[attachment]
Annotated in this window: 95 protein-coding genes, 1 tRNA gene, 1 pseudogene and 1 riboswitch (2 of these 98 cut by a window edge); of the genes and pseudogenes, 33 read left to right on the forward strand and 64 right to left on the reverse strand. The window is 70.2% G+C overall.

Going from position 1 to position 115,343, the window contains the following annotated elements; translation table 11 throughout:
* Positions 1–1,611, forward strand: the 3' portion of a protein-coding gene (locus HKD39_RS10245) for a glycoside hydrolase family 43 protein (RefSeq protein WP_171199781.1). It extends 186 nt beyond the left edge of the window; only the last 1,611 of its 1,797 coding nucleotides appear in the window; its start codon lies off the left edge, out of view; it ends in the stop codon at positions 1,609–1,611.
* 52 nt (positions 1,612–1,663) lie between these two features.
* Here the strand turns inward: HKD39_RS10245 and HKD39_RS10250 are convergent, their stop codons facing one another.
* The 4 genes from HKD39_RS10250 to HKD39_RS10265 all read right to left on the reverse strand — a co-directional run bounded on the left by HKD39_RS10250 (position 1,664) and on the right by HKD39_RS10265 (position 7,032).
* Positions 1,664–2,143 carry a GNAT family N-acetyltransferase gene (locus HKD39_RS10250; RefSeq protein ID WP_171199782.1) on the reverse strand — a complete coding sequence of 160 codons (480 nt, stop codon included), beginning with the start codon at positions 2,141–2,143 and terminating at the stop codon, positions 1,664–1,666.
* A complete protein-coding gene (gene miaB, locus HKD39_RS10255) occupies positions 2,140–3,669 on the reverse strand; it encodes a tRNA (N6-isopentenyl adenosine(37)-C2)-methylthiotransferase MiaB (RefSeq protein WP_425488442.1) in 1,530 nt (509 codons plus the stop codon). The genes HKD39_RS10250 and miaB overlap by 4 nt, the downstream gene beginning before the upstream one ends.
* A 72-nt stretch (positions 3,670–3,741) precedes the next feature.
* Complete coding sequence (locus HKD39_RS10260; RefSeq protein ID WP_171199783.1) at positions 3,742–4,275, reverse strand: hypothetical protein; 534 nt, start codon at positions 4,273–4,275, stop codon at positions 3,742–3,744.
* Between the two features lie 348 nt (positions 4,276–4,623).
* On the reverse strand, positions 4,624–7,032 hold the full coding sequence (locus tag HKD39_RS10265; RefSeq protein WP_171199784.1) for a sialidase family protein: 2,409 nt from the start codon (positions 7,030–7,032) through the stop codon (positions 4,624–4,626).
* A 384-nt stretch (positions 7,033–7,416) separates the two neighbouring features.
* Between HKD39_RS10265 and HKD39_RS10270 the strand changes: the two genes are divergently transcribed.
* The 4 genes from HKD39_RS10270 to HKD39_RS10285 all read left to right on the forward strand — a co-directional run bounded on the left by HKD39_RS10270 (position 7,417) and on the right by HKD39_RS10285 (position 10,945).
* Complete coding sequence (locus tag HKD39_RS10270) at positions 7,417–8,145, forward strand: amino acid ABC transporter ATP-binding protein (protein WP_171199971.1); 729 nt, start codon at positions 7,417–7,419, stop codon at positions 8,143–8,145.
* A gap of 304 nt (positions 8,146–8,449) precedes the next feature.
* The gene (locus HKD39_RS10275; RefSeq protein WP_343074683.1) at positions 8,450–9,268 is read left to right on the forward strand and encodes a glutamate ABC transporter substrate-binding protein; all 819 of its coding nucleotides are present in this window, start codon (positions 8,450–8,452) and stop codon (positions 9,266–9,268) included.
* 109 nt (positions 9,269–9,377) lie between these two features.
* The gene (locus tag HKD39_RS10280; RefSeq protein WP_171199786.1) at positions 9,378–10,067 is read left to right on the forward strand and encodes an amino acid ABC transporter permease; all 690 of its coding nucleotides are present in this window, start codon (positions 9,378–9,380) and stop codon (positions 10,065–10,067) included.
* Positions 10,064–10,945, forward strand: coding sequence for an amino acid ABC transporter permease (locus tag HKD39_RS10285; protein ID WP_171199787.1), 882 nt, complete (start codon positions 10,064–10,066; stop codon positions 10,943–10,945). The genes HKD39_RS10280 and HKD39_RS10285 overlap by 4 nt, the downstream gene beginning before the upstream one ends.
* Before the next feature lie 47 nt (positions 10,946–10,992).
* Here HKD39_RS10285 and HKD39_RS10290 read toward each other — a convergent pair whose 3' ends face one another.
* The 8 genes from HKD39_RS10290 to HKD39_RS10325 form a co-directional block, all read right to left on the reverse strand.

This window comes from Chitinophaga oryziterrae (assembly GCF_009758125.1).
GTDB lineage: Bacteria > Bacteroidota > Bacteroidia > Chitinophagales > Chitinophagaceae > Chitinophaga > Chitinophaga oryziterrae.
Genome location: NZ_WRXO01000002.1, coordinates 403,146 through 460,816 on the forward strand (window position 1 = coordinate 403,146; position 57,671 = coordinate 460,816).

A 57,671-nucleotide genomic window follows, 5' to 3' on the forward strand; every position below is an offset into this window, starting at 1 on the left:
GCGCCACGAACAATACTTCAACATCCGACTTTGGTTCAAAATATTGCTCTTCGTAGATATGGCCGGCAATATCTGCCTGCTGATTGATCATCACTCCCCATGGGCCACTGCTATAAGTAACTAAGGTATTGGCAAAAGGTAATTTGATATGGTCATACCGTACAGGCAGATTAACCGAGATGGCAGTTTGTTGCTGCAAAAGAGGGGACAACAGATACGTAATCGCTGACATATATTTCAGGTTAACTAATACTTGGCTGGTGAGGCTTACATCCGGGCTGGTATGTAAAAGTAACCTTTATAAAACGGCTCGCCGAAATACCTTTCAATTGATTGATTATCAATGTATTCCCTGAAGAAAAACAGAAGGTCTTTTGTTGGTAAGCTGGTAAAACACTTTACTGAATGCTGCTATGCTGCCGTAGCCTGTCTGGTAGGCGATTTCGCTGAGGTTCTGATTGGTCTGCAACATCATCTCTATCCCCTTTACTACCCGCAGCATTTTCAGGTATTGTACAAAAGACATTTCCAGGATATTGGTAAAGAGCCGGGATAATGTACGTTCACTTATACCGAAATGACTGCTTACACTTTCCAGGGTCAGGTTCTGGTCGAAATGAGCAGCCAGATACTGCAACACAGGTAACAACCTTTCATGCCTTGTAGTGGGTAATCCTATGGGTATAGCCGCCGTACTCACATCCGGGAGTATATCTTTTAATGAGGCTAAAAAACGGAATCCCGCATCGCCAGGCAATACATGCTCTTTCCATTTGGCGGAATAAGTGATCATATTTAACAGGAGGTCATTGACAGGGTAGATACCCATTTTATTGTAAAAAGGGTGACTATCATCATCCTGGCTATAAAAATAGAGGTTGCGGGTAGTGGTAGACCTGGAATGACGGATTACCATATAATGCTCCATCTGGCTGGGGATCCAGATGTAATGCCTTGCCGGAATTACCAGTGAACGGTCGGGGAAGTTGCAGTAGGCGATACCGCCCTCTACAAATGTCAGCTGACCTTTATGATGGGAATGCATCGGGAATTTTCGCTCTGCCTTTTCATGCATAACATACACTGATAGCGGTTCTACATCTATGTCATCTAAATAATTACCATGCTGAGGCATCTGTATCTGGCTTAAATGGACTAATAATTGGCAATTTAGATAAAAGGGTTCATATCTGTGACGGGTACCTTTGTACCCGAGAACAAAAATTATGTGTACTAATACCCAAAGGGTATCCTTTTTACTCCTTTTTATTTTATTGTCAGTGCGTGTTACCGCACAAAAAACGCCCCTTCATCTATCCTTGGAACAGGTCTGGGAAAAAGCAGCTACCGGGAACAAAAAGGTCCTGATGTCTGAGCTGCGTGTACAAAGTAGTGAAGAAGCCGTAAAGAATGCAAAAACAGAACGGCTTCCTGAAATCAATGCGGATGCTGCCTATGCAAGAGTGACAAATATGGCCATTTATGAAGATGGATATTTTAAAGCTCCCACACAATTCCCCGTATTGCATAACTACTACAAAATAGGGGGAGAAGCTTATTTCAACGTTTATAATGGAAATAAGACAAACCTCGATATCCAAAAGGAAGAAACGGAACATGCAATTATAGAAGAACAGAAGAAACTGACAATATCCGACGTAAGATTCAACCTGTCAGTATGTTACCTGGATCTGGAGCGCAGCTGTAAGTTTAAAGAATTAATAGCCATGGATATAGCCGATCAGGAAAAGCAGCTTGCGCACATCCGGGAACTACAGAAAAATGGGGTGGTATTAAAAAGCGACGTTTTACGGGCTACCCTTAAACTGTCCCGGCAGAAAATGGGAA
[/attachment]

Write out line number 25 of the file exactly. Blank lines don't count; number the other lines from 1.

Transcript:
This window comes from Chitinophaga oryziterrae (assembly GCF_009758125.1).